Post-Christmas recovery and the food we eat

 Call me weak-willed, if you like. I could say no, but I might appear ungrateful if I didn’t indulge in a seasonal celebration by partaking in all the foods and delicacies available around this time of year. I tend to overdo it on breads, cakes, pastries, cheeses - not to mention the yearly production of my mother's old Christmas cake recipe: the major ingredient in its manufacture dried fruit soaked for several months in a bottle each of brandy and apricot brandy, and once baked kept moist with frequent applications of more brandy, a marzipan icing made with Amaretto and a thick, rich royal icing. No wonder my doctor, at my annual physical, detected elevated sugar readings, quite apart from my increase in weight.

 

With overindulgence, I start to feel a little arthritis in the joints and I don't move as fluently. Others foods and additives can add to that general feeling of malaise. It’s not debilitating but it can be a wake-up call to avoid excess and return to a more natural diet with lots of fresh vegetables, along with a regime of regular exercise.

 

Monosodium glutamate (MSG), present in a lot of Asian cooking, as well as found in many prepared foods can be a culprit. MSG is often used as a flavour enhancer. The FDA requires this to be listed in the ingredients, so avoiding consuming this irritant to the nervous system should be easy if you look at the labels, shouldn't it? Not so, because as a processing agent, common in many food products, the labeling of MSG is not required. When proteins are processed, it results in the production of D and L-glutamic acid. One can avoid non-labeled MSG used as a processing aid by avoiding all processed foods such as veggie or turkey burgers, textured or hydrolyzed proteins and many processed protein powders.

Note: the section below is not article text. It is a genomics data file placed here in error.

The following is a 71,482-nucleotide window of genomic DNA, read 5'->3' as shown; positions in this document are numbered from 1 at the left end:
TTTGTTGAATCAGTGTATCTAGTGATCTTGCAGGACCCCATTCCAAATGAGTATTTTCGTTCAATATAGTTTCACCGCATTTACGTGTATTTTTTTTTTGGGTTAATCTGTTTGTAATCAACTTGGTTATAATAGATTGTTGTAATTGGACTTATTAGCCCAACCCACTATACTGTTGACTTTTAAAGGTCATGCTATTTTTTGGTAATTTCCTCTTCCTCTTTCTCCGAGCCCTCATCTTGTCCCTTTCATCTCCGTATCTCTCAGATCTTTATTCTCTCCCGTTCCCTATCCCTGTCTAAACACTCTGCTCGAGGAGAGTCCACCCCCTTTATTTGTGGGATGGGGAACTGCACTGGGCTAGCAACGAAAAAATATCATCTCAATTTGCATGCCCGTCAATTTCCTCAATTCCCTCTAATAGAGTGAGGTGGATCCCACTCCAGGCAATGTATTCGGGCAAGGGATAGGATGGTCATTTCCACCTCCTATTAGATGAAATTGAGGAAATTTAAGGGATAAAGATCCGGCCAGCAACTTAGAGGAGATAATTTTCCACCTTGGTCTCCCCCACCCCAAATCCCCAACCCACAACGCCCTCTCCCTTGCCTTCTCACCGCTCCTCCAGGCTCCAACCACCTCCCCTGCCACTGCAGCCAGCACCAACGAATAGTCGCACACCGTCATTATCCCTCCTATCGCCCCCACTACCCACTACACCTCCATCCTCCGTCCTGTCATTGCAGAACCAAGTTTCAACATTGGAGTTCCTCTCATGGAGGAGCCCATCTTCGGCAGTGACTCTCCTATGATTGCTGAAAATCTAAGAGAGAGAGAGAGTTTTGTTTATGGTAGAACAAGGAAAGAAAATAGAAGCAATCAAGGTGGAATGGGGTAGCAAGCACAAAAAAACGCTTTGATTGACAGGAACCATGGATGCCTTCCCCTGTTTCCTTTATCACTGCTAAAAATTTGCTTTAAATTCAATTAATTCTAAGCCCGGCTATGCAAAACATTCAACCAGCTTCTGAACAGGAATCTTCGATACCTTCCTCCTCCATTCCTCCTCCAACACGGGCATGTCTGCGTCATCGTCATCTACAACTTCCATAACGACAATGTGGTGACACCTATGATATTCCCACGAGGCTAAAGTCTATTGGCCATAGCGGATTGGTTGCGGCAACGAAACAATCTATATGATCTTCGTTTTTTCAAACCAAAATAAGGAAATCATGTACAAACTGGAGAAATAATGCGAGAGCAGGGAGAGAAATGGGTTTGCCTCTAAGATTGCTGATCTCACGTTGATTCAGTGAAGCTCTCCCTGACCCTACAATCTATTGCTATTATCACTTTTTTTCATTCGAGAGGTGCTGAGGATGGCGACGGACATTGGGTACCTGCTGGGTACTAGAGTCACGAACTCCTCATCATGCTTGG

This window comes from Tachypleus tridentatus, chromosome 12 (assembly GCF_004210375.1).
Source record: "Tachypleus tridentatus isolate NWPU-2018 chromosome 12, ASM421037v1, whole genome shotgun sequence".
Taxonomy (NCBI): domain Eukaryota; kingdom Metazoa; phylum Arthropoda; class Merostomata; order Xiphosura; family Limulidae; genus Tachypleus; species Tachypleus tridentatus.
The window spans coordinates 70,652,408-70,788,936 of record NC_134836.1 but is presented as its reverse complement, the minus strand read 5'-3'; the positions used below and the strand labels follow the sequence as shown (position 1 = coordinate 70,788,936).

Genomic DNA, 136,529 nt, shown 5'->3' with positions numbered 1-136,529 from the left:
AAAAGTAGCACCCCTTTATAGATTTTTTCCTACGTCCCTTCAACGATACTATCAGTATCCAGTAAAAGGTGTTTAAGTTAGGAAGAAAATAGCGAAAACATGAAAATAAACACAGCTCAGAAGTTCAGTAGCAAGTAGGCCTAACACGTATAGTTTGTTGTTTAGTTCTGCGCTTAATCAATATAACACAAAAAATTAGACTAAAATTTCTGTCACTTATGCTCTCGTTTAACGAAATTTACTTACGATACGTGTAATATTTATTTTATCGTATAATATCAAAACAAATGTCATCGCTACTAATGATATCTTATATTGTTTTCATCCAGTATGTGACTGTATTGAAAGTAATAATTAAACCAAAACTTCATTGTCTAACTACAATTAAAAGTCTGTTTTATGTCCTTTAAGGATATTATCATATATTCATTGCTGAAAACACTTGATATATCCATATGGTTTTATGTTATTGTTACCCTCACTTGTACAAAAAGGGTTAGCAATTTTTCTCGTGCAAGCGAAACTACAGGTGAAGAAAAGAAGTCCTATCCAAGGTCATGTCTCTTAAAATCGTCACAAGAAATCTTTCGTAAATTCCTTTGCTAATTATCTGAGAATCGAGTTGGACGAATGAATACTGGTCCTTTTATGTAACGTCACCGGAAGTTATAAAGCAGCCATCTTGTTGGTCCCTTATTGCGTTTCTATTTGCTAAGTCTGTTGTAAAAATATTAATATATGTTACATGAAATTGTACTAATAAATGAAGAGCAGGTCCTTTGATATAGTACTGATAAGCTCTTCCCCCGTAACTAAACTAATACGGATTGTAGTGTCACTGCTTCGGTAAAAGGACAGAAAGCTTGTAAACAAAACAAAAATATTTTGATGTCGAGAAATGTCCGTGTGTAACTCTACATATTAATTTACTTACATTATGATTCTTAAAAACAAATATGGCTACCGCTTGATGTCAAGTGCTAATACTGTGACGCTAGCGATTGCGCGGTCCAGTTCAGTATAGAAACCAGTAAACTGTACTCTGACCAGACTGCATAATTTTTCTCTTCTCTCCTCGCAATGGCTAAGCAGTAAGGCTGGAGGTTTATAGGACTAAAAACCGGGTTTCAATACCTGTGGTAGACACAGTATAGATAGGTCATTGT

Again, adding to the confusion, are the many different names given to substances containing MSG. These include hydrolyzed protein, maltodextrin, bouillon (think Campbell's canned soups) soy sauces, soy protein concentrate, yeast extract, and at least a dozen more labels.

 

MSG is not the only culprit. The list of preservatives on the label of processed food is anything but benign. Food may last longer but that in itself is highly suspicious. I recently found a three-week-old loaf of bread lying: no speck of green or black fungus growing there.  But consider this: food should rot and is part of a natural process. So, a chemical added to food to preserve it is like adding embalming fluid for human consumption. Do you really want this? Then there is food colouring used to add eye appeal. Why should there be food colouring if one is eating wholesome food?

 

There is much wrong in what we are consuming. Processed food is convenient but there is a cost. Consider also that the human body will respond much better if we feed it with the right kind of fuel. Perhaps nobody understood this better than Dr. David Servan-Schreiber, author of Anticancer. When himself faced with a terminal illness, he researched and adopted lifestyle changes, including diet, that kept him alive for another fifteen years. He talks a lot about avoiding foods that are inflammatory. Perhaps I’ll make this the content of a blog in 2017.

 

Meanwhile wishing you good health and happiness in the New Year.